If you’ve been looking for an alternative to Bridge, On1 is offering up their Perfect Browse software free of charge. Just head over to their website, plug in your name and email, and the download should begin automatically. You’ll then be directed to another page where you can copy your license number (they’ll send it in an email, too).[Read More…]
Archives for April 2015
Many of the timelapses that we feature here are heavy on the drama. It feels like a breath of fresh air to feature a timelapse that is all about peace and serenity.
This salt sea produced the most perfect reflections which Enrique uses cleverly to create perfectly symmetrical compositions and framing.
While its HERO cameras currently offer 4K video recording and dominate the action camera market, the hardware company is unable to offer the software necessary to get the most out of its products.
This is where Kolor, a French software company and GoPro’s latest purchase, comes into play. Kolor’s software enables users to create 360° content including panoramas, virtual tours and videos.
Up until now spherical content was mostly created by professionals, and the purchase of Kolor has them worried that the company will now focus on creating 360° software for the masses rather than cutting-edge pro-level software solutions.
Will this acquisition lead to the release of a GoPro virtual reality camera?
Today I want to talk about LEDs and CRI. You see not all LEDs were created equal. Most of the time when we talk about LEDs we talk brightness and color temperature, and that makes sense as those are easily measured and have great impact on our photos.
One thing that we often overlook is CRI. And what is CRI you ask? Well CRI stands for Color rendering index and it the number that has the bigger impact on the quality of light.
Let me explain.
Concert photography is probably one of the most challenging fields in photography, but also one of the most rewarding. I can clearly remember the first time I stood in the photo pit, getting ready to shoot the alternative band, Tv On The Radio. I was still trying to figure out the right settings on my camera when suddenly the lights in the venue went off. The band got on the stage, hundreds of people started screaming behind me and I thought, “Am I dreaming or is this real?” Then it hit me – damn, it’s real and I’d better get back to reality quickly and take some great photos! That was how concert photography felt for me the first time I did it. 7 years later, every concert I shoot still gives me an adrenaline kick and there´s always a new challenge to deal with.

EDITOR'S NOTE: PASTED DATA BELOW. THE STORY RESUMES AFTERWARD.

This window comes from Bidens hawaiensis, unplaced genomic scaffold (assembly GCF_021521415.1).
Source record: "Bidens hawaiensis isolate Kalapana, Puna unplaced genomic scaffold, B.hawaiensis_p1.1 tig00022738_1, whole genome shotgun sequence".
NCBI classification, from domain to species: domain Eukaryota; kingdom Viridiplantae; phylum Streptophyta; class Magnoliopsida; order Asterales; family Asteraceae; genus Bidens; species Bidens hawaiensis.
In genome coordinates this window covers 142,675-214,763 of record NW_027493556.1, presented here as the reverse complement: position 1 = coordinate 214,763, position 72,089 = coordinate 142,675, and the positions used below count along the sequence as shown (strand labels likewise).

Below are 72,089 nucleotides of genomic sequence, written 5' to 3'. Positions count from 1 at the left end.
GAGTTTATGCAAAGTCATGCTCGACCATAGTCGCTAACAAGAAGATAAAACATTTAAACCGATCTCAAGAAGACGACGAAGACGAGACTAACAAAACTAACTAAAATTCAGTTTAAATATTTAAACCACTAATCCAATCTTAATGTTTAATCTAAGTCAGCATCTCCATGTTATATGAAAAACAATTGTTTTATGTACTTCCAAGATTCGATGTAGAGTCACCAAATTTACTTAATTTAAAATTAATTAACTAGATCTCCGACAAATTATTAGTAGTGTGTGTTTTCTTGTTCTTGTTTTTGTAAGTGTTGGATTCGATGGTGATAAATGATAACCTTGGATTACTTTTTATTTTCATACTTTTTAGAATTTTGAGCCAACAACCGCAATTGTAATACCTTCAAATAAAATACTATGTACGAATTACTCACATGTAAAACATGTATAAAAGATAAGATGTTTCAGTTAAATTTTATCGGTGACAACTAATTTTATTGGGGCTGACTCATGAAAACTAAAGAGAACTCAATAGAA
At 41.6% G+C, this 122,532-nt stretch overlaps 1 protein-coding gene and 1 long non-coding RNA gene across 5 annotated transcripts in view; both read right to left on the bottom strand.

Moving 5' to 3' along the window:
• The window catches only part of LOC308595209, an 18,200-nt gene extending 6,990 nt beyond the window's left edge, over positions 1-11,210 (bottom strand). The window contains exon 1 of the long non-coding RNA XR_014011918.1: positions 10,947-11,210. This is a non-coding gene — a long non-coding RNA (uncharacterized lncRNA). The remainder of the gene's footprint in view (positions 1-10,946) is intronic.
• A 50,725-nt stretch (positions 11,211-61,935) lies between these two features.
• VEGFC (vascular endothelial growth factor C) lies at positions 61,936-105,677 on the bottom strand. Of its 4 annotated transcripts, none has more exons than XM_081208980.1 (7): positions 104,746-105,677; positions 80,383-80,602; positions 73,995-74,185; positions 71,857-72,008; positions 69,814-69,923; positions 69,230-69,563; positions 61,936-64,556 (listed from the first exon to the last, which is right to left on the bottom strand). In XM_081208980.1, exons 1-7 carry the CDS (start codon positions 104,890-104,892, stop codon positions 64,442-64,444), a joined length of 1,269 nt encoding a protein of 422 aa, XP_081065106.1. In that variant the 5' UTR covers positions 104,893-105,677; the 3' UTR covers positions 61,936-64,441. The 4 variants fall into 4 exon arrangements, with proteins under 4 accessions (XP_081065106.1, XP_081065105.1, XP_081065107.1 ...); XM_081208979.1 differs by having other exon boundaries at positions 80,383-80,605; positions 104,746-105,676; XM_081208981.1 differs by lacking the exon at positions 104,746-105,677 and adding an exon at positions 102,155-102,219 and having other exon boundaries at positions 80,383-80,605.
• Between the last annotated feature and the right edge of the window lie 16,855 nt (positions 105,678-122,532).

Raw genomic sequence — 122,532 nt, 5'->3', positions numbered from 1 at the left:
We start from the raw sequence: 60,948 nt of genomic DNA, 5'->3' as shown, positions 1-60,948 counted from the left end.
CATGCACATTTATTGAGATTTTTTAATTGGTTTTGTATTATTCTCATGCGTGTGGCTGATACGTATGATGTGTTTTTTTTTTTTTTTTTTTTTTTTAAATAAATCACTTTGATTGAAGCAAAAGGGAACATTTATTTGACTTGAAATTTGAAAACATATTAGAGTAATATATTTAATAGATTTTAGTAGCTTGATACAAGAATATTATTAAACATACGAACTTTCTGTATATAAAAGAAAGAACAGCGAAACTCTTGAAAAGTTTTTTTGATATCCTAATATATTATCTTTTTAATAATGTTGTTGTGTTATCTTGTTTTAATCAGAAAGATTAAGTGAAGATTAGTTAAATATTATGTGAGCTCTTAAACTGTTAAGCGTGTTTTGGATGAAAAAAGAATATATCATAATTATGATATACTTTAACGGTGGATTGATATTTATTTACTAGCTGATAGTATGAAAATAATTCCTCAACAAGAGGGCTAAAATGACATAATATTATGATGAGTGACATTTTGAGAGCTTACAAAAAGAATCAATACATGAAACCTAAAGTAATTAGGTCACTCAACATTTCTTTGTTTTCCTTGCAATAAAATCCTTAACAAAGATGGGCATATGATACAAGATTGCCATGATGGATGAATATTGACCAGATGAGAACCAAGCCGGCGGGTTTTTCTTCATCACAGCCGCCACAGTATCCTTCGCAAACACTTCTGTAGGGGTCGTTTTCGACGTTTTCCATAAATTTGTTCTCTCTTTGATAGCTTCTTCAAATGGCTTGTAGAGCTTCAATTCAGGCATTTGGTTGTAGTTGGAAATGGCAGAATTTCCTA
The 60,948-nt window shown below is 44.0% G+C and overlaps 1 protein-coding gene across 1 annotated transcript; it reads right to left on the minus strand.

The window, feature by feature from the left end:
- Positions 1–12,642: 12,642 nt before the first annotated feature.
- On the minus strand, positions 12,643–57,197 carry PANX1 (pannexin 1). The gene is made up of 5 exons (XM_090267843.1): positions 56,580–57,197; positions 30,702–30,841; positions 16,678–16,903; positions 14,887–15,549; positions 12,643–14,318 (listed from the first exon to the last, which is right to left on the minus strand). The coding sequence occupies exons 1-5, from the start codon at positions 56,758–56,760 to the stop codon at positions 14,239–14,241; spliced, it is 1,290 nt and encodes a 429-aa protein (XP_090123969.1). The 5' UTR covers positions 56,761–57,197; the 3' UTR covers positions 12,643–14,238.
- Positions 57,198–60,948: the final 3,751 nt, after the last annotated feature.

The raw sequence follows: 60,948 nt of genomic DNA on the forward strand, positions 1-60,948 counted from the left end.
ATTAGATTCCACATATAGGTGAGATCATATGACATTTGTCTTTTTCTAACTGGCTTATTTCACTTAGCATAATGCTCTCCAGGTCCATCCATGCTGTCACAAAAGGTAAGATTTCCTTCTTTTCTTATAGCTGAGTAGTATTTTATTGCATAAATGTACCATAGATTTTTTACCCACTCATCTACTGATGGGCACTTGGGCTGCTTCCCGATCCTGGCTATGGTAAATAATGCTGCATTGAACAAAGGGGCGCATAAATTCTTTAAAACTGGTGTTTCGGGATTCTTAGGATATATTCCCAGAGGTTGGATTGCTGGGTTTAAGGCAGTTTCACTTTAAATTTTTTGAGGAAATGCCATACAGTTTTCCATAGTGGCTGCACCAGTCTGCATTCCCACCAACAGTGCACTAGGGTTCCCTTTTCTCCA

Concert Photography is the dream of many passionate music and photography lovers out there. However, there isn’t much information around detailing how to succeed at concert photography. You won´t be able to find many books about concert photography. Something else that holds people back from starting to live their dream is thinking that they need the expensive gear that pro photographers use. In this article, I’m going to show you 7 tools that will help you to get started and bring your concert photography career to the next level.
Your 7 must-have tools in concert photography:
Everyone loves their 24-70 f2.8.
For most photographers, its often their first major upgrade from the kit lens that came with their camera (it was for me anyway). For pure speed and versatility – nothing else comes close. But when it comes to pure image quality and artistic vision…there is such a bigger world out there than what is possible with a 24-70.
Well, in this article I am going to compare these three lenses shot for shot.
If you frequently find yourself needing to power some of your gear while on the go, you know what a pain it can be to make sure you have a way to keep everything powered up when you have no electricity to plug into. Of course, there a plethora of solutions to mobile power stations, but a lot of them are costly and/or excessively bulky. These handy little Power Pods from Indi Pro Tools, may be exactly what you need, especially if you already have some extra Canon LP-E6 batteries laying around. You can power all your gear using one of these adapters and your spare LP-E6’s.[Read More…]
Earlier today Carl Zeiss Lenses uploaded a few sample photos of the new Batis 85mm f/1.8 lens to its Flickr account, but what’s really interesting are not the images but rather the size of one of them.
While there’s nothing unusual with the rest of the album, one photo sticks out. The photo’s caption states it was taken with the new lens and a Sony α7R, but while that camera features a 36.4MP sensor (7392 x 4920), the sample photo’s original size is 8910 x 6300 – which equals to 56.1MP
Could this photo have been taken with the still-rumored Sony A7r II?
Imagine if you could put a drone inside a 5.5 miles long cave that is as tall as a 40-story skyscraper. Plus it has a river flowing through it. Hang Sơn Đoòng (or mountain river cave) is the largest cave known to mankind and the mere fact that they allowed a crew along with a drone to shoot inside is not trivial at all.
Photographer and cave explorer Ryan Deboodt spent some time in the cave along with a Canon 6D, a 16-35mm f4 lens, a DJI Phantom 2 and a GoPro Hero 4 Black edition to give a glorious view of the cave. It is breath taking.
It is amazing that footage like this can be taken with less than $4K worth of gear.
Photographer Olga Barantseva recently created a series of photographs with two beautiful models. But this is where the story stops being normal.
The companion for this photoshoot was a 650kg brown grizzly bear named Stephen.
You need some balls to pose next to such a dangerous animal, even if it is 100% tamed. A friendly “high five” from one of those paws will leave you massively bleeding.